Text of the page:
Saturday, July 5, 2008

More on the Army Reserve Training Center

This from a resident of the Freeman Road area, and a member of the group which protested, effectively the siting of the Army Reserve Training Center in Maromas. The Army Corps of Engineers now plans to build the center in Westfield on Boardman Lane. This resident asked to remain anonymous.

Here are the thoughts of this resident:

The Army needs to consolidate its Reserve and National Guard Training Centers in Connecticut as recommended by 2005 the Base Realignment and Closure Act. Instead of the many scattered small installations, which inspired the old National Guard slogan "your hometown Army", the Army now considers that a few large facilities will better serve their needs.

The site of the new Armed Forces Reserve Center by BRAC 2005 decree must be in Middletown. The City was aware of the Army's intention but did not react as quickly and openly as it might have. Most citizens were completely unaware of the Army's need for a new AFRC here; although the closure of the Army's old Mile Lane facility was well known. The choice of the Army's first preferred site in a meadow on Freeman Road was not well planned. The publicity surrounding that choice brought the issue to a wider audience. The large size of the facility along with the constraint that it be located in a small central Connecticut town has caused serious problems. There are few sites in Middletown that meet the Army's needs. The Town Planner and the City Council could find only two alternate sites to recommend. The criteria for selecting these two sites further emphasized the difficulty the City will be forced to accept on account of the demand that only Middletown be considered. No matter what criteria are employed, the size of the Army's facility is difficult to accommodate in Middletown.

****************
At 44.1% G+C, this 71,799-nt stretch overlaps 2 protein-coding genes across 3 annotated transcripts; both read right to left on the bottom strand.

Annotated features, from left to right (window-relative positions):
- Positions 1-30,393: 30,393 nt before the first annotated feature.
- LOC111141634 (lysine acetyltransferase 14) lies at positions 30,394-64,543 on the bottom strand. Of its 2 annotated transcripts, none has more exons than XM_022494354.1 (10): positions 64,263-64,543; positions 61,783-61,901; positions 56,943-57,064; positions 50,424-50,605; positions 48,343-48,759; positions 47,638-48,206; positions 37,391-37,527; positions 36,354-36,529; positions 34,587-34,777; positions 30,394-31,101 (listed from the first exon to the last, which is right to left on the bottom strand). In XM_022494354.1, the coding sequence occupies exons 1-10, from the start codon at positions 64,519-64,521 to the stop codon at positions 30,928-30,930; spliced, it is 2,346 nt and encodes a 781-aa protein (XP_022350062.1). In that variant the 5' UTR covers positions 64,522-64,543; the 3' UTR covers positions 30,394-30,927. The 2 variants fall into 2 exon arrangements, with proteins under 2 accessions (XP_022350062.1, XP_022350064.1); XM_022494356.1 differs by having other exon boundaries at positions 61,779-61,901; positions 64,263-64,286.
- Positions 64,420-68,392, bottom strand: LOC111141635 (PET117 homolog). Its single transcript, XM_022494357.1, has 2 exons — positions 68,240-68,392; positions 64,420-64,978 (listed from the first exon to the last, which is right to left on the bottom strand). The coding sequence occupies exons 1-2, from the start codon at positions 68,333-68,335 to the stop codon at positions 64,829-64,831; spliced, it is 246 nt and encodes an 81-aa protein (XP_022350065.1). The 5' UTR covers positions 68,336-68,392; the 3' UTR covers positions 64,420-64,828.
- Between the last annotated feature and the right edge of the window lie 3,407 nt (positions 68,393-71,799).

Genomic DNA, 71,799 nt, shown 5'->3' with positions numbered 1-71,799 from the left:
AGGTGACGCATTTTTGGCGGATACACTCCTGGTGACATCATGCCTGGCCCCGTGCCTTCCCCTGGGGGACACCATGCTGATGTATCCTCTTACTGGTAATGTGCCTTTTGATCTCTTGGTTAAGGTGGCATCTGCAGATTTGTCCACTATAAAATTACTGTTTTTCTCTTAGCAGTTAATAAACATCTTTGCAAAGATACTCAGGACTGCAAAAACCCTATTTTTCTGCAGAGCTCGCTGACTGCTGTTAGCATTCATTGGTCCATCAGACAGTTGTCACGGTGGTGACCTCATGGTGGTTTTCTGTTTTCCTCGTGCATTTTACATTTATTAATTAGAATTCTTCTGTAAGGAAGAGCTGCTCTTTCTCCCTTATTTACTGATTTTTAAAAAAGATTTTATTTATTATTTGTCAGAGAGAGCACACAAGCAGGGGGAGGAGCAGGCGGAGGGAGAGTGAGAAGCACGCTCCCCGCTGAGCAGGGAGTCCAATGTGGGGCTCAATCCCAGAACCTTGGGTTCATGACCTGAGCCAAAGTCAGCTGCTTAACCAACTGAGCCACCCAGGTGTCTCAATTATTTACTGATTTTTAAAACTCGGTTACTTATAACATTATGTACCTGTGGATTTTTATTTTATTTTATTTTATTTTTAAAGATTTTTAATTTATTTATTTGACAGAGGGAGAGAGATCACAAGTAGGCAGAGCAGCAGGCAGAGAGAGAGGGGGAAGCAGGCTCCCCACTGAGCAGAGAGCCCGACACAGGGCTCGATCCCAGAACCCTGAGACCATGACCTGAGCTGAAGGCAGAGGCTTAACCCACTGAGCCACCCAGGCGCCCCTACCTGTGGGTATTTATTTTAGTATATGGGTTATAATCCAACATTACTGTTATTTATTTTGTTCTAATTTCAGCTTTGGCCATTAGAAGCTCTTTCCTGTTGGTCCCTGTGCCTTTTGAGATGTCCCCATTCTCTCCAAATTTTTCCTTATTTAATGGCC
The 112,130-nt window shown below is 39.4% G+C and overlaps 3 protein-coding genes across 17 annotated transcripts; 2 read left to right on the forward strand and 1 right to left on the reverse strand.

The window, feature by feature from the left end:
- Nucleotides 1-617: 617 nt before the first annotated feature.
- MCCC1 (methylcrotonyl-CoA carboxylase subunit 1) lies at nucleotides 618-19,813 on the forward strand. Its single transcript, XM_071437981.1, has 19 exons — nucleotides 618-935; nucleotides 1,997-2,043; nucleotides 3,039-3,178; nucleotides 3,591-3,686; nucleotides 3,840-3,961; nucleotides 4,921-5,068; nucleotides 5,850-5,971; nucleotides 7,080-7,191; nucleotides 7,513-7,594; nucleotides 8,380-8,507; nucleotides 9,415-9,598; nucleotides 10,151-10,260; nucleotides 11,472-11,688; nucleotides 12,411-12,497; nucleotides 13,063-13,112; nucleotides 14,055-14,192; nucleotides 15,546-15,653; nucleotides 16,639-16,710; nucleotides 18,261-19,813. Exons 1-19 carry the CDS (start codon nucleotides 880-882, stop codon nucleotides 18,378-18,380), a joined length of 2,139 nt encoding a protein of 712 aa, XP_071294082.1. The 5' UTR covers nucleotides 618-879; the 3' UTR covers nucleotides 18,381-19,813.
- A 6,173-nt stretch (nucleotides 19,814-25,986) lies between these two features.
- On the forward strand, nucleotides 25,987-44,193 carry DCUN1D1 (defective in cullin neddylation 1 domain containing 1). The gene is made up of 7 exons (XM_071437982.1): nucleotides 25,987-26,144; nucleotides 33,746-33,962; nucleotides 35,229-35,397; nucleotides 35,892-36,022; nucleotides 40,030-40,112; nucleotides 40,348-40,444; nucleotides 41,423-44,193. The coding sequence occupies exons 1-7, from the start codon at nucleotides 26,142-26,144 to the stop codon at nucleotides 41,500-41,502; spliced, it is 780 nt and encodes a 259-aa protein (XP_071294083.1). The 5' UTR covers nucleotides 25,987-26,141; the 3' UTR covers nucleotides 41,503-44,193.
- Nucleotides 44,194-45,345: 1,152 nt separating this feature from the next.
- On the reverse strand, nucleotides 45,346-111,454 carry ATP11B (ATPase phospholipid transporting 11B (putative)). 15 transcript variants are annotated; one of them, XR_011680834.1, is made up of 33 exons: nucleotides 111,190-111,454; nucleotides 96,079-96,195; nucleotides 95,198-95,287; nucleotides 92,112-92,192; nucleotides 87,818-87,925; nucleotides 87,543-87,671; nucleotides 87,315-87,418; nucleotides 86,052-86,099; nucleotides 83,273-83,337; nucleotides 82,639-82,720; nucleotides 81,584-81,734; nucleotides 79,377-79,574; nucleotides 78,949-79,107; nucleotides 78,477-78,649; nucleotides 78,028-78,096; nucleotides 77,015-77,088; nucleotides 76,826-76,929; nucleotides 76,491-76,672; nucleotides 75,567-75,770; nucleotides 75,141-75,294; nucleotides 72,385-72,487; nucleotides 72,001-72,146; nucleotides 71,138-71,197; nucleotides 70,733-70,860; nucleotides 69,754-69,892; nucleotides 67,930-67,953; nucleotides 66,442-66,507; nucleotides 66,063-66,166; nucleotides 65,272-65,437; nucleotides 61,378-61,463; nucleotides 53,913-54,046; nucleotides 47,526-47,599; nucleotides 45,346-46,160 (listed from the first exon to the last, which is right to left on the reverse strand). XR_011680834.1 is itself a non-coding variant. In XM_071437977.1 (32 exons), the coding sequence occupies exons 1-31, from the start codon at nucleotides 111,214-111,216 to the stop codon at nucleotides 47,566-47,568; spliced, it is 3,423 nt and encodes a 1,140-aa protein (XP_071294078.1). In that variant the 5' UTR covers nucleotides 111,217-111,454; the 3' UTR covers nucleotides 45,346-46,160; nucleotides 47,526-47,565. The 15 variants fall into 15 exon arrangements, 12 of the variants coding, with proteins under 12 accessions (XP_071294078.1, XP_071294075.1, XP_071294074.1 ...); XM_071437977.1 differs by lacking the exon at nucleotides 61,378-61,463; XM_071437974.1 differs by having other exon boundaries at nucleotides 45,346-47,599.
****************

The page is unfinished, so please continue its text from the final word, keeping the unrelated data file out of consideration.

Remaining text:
Do we want to destroy rapidly vanishing open space, make unnecessary sewer extensions into rural areas, encourage urban sprawl, develop and endanger lands in the Connecticut River watershed or shall we diminish our tax base by giving up land in valuable, revenue-producing industrial zones? All of these alternatives are unattractive solutions. Unfortunately, Middletown will be compelled to agree to a difficult choice among bad alternatives.

Despite the best intentions of everyone concerned,

A good solution to this problem is impossible today on account of the past poor planning of the BRAC 2005 Commission. A large regional consolidation deserves a state-wide regional site search. With a regional search the Army would have found the best site, the site they deserve in order to be ready in the event of attack or catastrophe, rather than an acceptable site within Middletown.
There is nothing like a crisis to precipitate change.

I remain hopeful that this crisis will be a learning experience, one that will usher in smart growth and planning for the future and signal the end of repeating the poor planning of the past.

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